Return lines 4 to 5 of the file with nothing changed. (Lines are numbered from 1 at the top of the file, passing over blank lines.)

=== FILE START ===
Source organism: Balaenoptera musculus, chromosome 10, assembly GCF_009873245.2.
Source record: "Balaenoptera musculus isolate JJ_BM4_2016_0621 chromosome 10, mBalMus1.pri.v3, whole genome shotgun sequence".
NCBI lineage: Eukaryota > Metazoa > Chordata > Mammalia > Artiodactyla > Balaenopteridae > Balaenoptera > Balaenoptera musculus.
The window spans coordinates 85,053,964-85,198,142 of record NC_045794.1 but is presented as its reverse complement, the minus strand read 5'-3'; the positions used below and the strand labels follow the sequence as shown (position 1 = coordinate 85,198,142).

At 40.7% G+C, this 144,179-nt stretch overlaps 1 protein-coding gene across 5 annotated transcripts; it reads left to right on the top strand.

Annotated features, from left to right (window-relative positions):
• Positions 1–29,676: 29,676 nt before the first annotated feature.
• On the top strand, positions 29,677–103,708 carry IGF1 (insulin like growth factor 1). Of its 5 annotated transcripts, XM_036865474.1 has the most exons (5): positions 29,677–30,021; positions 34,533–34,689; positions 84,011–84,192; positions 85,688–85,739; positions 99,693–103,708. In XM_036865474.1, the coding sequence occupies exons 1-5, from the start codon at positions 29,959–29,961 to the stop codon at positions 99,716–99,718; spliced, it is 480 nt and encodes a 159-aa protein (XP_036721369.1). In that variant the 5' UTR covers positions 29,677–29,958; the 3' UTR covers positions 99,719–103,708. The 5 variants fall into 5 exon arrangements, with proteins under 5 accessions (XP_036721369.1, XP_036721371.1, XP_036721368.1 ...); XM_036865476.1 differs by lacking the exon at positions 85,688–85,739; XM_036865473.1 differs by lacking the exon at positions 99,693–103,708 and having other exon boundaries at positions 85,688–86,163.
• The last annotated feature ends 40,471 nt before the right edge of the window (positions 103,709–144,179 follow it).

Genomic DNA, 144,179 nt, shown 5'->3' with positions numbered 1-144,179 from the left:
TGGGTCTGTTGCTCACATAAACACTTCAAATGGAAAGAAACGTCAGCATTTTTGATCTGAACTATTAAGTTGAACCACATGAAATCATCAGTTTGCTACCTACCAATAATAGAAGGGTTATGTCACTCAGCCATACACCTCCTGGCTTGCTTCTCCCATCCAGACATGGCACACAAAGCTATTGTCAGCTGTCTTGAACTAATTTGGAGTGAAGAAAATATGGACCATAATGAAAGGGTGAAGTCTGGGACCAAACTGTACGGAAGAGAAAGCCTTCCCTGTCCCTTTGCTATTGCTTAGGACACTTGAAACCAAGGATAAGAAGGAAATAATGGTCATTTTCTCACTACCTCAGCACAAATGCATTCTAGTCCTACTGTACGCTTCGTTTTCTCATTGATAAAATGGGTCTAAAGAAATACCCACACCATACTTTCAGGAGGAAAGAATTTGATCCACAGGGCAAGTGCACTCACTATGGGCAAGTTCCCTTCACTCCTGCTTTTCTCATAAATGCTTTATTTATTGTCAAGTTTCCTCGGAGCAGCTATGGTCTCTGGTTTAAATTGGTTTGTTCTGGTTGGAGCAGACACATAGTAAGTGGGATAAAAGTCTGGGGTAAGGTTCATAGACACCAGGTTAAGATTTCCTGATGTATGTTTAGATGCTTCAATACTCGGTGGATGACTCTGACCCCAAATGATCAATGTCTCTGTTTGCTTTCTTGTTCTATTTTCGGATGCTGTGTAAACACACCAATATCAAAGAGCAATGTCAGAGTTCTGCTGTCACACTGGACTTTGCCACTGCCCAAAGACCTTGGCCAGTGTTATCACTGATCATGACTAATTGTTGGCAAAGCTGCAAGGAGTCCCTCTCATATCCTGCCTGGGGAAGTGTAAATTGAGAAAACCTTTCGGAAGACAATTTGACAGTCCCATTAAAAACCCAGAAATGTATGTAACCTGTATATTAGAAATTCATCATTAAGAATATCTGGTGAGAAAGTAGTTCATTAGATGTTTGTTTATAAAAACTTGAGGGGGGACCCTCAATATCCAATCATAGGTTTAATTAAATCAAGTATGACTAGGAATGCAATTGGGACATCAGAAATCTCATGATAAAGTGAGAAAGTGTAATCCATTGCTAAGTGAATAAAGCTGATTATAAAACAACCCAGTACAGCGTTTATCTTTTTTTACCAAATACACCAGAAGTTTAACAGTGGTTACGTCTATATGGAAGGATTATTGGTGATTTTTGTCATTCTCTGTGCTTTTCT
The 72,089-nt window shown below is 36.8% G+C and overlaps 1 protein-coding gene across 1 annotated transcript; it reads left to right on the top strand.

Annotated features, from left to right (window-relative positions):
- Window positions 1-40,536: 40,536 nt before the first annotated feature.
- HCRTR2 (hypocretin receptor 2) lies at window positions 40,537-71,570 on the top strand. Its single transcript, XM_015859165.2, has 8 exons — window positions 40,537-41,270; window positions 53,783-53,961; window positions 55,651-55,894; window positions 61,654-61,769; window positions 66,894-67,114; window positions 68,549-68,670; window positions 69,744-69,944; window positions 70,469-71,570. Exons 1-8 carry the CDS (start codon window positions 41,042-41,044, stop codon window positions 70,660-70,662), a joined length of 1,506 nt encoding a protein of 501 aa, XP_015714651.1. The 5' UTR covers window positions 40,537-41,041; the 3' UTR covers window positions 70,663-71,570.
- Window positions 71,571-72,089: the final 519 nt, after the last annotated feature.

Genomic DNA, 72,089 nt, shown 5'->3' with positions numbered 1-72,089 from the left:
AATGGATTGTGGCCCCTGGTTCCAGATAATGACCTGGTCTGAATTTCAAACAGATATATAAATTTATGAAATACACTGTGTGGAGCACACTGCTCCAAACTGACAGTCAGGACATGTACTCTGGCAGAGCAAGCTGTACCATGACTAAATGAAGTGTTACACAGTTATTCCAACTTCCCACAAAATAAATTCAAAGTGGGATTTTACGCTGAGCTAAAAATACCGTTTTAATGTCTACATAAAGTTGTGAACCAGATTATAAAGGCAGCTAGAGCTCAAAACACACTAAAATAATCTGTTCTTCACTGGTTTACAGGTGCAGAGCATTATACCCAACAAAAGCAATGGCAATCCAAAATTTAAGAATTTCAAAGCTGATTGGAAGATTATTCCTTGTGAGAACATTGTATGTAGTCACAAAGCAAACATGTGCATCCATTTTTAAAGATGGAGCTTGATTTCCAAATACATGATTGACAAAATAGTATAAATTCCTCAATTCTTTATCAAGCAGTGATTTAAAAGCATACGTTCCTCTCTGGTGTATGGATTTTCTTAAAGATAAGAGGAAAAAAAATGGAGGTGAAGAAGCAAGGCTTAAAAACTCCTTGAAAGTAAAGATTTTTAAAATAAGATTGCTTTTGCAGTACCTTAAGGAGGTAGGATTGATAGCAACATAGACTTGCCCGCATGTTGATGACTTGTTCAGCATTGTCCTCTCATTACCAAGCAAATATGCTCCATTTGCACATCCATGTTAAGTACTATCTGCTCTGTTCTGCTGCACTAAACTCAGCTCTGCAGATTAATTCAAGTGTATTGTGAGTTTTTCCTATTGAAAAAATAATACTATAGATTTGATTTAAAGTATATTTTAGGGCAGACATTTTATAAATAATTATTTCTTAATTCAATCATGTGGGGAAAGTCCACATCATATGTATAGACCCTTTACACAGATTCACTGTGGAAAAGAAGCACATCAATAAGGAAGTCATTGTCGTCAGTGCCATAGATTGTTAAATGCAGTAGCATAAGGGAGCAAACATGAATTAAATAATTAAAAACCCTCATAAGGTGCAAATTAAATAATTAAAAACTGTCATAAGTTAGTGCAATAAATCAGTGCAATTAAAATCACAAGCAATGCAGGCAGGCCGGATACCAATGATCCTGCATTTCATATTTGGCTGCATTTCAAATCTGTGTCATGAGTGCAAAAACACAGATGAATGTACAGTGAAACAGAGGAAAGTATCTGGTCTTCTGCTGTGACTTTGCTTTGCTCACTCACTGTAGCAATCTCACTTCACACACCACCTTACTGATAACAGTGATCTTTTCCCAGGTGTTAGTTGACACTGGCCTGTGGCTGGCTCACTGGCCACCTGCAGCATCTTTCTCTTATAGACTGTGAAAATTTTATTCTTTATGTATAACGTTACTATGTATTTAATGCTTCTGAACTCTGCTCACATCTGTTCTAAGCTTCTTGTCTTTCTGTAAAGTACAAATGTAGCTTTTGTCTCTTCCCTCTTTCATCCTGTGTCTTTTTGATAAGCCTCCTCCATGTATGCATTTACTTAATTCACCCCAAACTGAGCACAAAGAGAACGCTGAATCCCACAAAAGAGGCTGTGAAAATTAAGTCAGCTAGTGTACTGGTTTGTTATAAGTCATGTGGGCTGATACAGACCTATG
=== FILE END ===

The window spans coordinates 85,053,964-85,198,142 of record NC_045794.1 but is presented as its reverse complement, the minus strand read 5'-3'; the positions used below and the strand labels follow the sequence as shown (position 1 = coordinate 85,198,142).

At 40.7% G+C, this 144,179-nt stretch overlaps 1 protein-coding gene across 5 annotated transcripts; it reads left to right on the top strand.